After recent deaths, health is new priority in rap

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HEAVY D–In this Oct. 1, 2011 photo, rapper Heavy D, also known as Dwight Arrington Myers, performs during the BET Hip Hop Awards in Atlanta. The culture that in the 1990s lost its brightest stars to gun violence has in recent years seen a series of notable rappers die of drug- and health-related causes. Since 2011, hip-pop pioneer Heavy D, singer and rap chorus specialist Nate Dogg and New York rapper Tim Dog all died of ailments in their 40s. (AP Photo/David Goldman, file)

by Ryan McPherson

LOS ANGELES (AP) — Hip-hop may need a checkup.

The culture that in the 1990s lost its brightest stars to gun violence has in recent years seen a series of notable rappers die of drug- and health-related causes. Since 2011, hip-pop pioneer Heavy D, singer and rap chorus specialist Nate Dogg and New York rapper Tim Dog all died of ailments in their 40s. Kris Kross rapper Chris Kelly was found dead last week in Atlanta of a suspected drug overdose at 34.

 

Some of the genre’s elder statesmen say they’re worried about the culture’s focus on youth, current emphasis on freewheeling partying and “you only live once” ethos, as popularized by Drake’s 2011 hit “The Motto.””Hip-hop being a lifestyle culture … a part of American culture, you have to be mindful that somebody is going to grow old, age,” said rap pioneer Melle Mel. “At some point somebody has to realize that hip-hop has to learn how to grow up. It’s way too juvenile and it’s been that way for too long.”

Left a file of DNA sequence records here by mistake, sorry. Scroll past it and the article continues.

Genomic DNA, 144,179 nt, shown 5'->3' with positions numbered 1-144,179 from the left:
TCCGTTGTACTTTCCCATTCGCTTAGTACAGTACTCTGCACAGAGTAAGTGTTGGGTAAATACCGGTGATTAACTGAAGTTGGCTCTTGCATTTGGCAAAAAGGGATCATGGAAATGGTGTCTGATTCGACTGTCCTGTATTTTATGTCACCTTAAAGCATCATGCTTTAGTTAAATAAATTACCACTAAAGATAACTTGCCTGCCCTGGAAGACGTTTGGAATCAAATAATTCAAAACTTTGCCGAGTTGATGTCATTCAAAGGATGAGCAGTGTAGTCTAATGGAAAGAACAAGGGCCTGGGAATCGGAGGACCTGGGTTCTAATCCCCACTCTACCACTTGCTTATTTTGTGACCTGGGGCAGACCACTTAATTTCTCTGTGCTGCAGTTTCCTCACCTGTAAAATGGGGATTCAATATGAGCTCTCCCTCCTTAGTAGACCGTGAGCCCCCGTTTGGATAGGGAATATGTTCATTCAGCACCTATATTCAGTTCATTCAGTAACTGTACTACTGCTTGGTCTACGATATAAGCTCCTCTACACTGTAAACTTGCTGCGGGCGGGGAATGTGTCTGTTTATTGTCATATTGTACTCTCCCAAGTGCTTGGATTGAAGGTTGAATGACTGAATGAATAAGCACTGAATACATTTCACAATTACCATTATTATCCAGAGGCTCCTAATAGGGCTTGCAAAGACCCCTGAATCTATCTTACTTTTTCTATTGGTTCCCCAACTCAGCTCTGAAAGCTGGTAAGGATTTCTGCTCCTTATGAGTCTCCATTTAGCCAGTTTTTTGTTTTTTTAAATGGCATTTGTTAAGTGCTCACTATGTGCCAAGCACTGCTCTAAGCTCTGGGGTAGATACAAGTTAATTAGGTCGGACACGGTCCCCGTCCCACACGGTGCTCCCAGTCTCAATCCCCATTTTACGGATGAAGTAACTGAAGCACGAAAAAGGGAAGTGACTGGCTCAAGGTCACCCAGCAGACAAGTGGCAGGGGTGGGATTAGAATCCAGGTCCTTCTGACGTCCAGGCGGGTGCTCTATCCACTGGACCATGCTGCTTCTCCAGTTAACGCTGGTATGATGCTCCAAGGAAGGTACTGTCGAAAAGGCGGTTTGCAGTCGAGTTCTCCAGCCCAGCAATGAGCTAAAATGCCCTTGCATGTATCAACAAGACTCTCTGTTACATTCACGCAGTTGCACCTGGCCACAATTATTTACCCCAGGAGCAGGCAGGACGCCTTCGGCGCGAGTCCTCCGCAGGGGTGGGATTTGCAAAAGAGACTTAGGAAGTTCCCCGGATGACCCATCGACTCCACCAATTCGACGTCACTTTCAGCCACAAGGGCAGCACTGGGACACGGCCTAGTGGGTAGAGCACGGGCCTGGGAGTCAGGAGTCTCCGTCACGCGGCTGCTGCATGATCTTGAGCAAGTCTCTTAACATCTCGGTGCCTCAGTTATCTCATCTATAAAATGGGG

The 51-year-old rapper, who memorably warned in 1982’s “The Message” about urban youth who “lived so fast and died so young,” said he suffers chronic bronchitis from being around marijuana and cigarette smoke when he was performing. Of course, heavy drug use in hip-hop or rock is hardly new: Cowboy of his Furious Five group died in 1989 “basically from getting high,” Melle Mel said.
“It’s not really worth it to literally party yourself to death. It’s like committing suicide,” he added. “You have to choose between what makes you feel good and what makes you think you feel good.”
Other influential rappers who’ve died in their 30s in the last decade include Southern rap pioneer Pimp C and Wu-Tang Clan’s Ol Dirty Bastard, both from drug overdose.

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